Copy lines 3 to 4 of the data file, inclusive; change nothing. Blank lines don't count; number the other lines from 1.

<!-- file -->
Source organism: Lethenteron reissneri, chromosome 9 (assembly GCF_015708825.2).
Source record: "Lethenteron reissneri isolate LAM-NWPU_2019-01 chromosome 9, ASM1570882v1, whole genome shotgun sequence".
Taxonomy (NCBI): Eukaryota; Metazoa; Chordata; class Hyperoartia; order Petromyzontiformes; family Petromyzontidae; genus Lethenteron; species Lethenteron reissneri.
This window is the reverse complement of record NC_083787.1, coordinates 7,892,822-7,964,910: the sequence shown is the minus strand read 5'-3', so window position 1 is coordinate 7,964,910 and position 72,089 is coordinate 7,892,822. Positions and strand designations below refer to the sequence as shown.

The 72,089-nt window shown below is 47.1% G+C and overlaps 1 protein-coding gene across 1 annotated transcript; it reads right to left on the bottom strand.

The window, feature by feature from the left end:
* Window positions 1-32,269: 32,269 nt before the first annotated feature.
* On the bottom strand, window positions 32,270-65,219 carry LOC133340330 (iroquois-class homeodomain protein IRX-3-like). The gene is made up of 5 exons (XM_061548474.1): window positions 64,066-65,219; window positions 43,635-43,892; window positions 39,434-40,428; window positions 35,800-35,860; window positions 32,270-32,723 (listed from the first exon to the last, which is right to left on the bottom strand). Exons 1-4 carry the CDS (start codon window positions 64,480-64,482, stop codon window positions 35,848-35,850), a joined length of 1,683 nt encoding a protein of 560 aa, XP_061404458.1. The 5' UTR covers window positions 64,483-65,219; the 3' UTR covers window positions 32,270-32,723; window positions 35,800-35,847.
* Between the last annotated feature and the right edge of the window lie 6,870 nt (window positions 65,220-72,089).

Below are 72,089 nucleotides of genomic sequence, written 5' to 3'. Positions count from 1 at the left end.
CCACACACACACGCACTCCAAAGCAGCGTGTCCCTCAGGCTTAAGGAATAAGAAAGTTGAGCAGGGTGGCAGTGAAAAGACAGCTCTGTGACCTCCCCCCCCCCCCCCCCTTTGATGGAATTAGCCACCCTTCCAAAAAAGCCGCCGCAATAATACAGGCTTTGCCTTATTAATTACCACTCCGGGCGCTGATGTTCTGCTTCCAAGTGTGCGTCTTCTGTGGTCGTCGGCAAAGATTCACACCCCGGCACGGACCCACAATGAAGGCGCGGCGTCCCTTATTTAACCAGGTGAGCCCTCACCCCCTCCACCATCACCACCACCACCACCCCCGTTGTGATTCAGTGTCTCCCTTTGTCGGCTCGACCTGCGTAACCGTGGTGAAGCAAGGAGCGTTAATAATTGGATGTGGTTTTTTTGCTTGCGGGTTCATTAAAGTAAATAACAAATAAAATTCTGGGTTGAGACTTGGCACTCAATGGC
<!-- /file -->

Taxonomy (NCBI): Eukaryota; Metazoa; Chordata; class Hyperoartia; order Petromyzontiformes; family Petromyzontidae; genus Lethenteron; species Lethenteron reissneri.
This window is the reverse complement of record NC_083787.1, coordinates 7,892,822-7,964,910: the sequence shown is the minus strand read 5'-3', so window position 1 is coordinate 7,964,910 and position 72,089 is coordinate 7,892,822. Positions and strand designations below refer to the sequence as shown.